[Philip Adler finishes his drink, and rises to leave.]

We lost a hell of a lot more than just people when we abandoned them to the dead. That’s all I’m going to say.


[We finish our lunch as Jurgen aggressively snatches the bill from my hand.]

Please, my choice of food, my treat. I used to hate this stuff, thought it looked like a buffet of vomit. My staff had to drag me here one afternoon, these young Sabras with their exotic tastes. “Just try it, you old yekke,” they’d say. That’s what they called me, a “yekke.” It means tight ass, but the official definition is German Jew. They were right on both counts.

I was in the “Kindertransport,” the last chance to get Jewish children out of Germany. That was the last time I saw any of my family alive. There’s a little pond, in a small town in Poland, where they used to dump the ashes. The pond is still gray, even half a century later.

I’ve heard it said that the Holocaust has no survivors, that even those who managed to remain technically alive were so irreparably damaged, that their spirit, their soul, the person that they were supposed to be, was gone forever. I’d like to think that’s not true. But if it is, then no one on Earth survived this war.


[Michael Choi leans against the fantail’s railing, staring at the horizon.]

You wanna know who lost World War Z? Whales. I guess they never really had much of a chance, not with several million hungry boat people and half the world’s navies converted to fishing fleets. It doesn’t take much, just one helo-dropped torp, not so close as to do any physical damage, but close enough to leave them deaf and dazed. They wouldn’t notice the factory ships until it was too late. You could hear it for miles away, the warhead detonations, the shrieks. Nothing conducts sound energy like water.

Hell of a loss, and you don’t have to be some patchouli stinking crunch-head to appreciate it. My dad worked at Scripps, not the Claremont girl’s school, the oceanographic institute outside of San Diego. That’s why I joined the navy in the first place and how I first learned to love the ocean. You couldn’t help but see California grays. Majestic animals, they were finally making a comeback after almost being hunted to extinction. They’d stopped being afraid of us and sometimes you could paddle out close enough to touch them. They could have killed us in a heartbeat, one smack of a twelve-foot tail fluke, one lunge of a thirtysomething-ton body. Early whalers used to call them devilfish because of the fierce fights they’d put up when cornered. They knew we didn’t mean them any harm, though. They’d even let us pet them, or, maybe if they were feeling protective of a calf, just brush us gently away. So much power, so much potential for destruction. Amazing creatures, the California grays, and now they’re all gone, along with the blues, and finbacks, and humpbacks, and rights. I’ve heard of random sightings of a few belugas and narwhals that survived under the Arctic ice, but there probably aren’t enough for a sustainable gene pool. I know there are still a few intact pods of orcas, but with pollution levels the way they are, and less fish than an Arizona swimming pool, I wouldn’t be too optimistic about their odds. Even if Mama Nature does give those killers some kind of reprieve, adapt them like she did with some of the dinosaurs, the gentle giants are gone forever. Kinda like that movie Oh God where the All Mighty challenges Man to try and make a mackerel from scratch. “You can’t,” he says, and unless some genetic archivist got in there ahead of the torpedoes, you also can’t make a California gray.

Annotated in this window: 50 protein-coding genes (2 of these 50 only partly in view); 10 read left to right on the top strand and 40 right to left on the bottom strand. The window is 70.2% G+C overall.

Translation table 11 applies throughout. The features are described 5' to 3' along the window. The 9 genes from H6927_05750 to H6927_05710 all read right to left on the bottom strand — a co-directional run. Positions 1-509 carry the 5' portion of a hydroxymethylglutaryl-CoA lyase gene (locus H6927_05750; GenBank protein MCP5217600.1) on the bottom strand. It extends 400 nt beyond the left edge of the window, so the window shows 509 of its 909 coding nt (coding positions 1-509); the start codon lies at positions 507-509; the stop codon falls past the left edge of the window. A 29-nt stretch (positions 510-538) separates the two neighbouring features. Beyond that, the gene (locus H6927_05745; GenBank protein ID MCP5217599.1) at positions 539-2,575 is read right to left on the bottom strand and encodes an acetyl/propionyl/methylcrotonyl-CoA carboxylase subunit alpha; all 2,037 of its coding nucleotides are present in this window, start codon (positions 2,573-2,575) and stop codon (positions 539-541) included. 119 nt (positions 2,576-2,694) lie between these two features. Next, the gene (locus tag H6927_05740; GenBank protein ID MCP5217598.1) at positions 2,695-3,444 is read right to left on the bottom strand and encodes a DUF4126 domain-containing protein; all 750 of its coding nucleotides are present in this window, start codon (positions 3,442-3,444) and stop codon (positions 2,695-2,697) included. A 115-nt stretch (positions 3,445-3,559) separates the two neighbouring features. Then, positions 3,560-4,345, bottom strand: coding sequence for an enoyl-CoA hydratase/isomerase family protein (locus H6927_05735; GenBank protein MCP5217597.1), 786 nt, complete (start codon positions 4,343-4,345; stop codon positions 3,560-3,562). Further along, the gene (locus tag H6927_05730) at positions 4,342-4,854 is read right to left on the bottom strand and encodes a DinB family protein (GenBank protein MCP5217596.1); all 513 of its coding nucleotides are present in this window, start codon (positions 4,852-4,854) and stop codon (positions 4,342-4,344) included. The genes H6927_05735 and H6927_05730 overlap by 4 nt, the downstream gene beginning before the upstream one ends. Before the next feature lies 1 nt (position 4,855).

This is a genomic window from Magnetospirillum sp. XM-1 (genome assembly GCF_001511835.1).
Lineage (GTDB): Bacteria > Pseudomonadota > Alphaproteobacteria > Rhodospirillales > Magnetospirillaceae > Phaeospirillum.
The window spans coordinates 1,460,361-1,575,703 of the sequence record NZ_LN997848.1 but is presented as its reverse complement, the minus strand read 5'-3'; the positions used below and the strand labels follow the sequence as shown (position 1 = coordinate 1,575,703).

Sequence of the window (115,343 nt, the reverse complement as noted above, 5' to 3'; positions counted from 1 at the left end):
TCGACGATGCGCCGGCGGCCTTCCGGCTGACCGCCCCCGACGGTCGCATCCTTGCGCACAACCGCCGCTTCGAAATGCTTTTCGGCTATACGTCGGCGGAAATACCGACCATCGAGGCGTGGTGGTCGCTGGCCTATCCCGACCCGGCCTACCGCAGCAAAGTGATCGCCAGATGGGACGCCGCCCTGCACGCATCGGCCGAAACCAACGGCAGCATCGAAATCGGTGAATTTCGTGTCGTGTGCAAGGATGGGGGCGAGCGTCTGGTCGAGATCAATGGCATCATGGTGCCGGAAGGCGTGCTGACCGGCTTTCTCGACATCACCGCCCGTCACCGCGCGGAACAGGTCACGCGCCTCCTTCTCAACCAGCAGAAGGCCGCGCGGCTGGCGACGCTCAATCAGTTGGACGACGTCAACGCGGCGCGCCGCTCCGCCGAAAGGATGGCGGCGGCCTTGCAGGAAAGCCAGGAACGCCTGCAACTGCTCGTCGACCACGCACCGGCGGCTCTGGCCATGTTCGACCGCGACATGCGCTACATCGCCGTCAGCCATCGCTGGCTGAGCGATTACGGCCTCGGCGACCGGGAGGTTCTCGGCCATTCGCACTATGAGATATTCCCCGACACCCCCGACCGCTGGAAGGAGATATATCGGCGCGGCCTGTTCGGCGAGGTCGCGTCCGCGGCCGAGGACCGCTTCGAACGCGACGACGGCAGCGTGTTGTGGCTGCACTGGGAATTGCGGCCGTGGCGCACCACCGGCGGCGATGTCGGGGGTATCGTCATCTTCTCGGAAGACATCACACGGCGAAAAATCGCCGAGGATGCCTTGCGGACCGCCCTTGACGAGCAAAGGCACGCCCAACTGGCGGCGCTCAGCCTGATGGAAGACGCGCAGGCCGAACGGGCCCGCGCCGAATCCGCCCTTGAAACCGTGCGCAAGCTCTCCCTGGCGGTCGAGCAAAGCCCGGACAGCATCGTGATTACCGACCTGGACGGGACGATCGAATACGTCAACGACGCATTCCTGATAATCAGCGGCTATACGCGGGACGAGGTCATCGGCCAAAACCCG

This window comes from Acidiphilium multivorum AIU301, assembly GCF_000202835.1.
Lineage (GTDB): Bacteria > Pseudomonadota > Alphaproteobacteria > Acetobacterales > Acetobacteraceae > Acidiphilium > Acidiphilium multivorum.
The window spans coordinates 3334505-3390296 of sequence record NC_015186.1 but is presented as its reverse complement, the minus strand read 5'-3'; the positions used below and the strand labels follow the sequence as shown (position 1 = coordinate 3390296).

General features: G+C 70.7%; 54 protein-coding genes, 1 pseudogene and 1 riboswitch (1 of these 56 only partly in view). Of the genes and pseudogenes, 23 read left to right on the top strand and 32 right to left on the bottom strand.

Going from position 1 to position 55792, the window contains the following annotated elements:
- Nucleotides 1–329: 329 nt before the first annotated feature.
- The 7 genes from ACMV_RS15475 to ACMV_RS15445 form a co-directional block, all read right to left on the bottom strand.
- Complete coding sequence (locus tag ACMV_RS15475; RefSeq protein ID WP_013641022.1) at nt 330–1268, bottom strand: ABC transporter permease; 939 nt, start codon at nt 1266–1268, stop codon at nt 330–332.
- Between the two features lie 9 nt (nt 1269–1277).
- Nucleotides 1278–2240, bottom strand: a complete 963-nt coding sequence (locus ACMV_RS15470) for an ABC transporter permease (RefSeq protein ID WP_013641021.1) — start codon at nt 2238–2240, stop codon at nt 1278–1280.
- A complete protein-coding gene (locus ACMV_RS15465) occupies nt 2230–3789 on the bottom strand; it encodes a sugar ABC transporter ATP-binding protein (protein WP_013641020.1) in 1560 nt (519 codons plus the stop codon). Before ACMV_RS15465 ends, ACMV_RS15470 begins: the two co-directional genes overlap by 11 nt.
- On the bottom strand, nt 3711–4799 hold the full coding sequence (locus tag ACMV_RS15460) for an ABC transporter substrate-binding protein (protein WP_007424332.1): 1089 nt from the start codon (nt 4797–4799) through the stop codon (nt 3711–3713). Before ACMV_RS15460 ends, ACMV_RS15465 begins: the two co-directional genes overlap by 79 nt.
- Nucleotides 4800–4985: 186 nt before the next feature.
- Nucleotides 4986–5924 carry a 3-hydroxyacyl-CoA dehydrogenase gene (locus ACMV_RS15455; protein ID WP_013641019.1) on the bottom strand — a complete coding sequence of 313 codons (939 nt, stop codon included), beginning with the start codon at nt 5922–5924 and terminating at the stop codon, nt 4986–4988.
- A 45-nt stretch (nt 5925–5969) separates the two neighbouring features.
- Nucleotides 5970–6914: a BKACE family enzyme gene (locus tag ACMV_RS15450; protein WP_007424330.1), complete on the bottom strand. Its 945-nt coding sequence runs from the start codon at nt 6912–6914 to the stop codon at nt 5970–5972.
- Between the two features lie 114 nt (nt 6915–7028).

[The sun dips below the horizon. Michael sighs.]

So the next time someone tries to tell you about how the true losses of this war are “our innocence” or “part of our humanity”…

[He spits into the water.]

Whatever, bro. Tell it to the whales.


[Todd Wainio walks me to the train, savoring the 100 percent tobacco Cuban cigarettes I’ve bought him as a parting gift.]

Yeah, I lose it sometimes, for a few minutes, maybe an hour. Doctor Chandra told me it was cool though. He counsels right here at the VA. He told me once that it’s a totally healthy thing, like little earthquakes releasing pressure off of a fault. He says anyone who’s not having these “minor tremors” you really gotta watch out for.

It doesn’t take much to set me off. Sometimes I’ll smell something, or somebody’s voice will sound really familiar. Last month at dinner, the radio was playing this song, I don’t think it was about my war, I don’t even think it was American. The accent and some of the terms were all different, but the chorus…“God help me, I was only nineteen.”

[The chimes announce my train’s departure. People begin boarding around us.]

Funny thing is, my most vivid memory kinda got turned into the national icon of the victory.

[He motions behind us to the giant mural.]

That was us, standing on the Jersey riverbank, watching the dawn over New York. We’d just got the word, it was VA Day. There was no cheering, no celebration. It just didn’t seem real. Peace? What the hell did that mean? I’d been afraid for so long, fighting and killing, and waiting to die, that I guess I just accepted it as normal for the rest of my life. I thought it was a dream, sometimes it still feels like one, remembering that day, that sunrise over the Hero City.

I love you, Mom.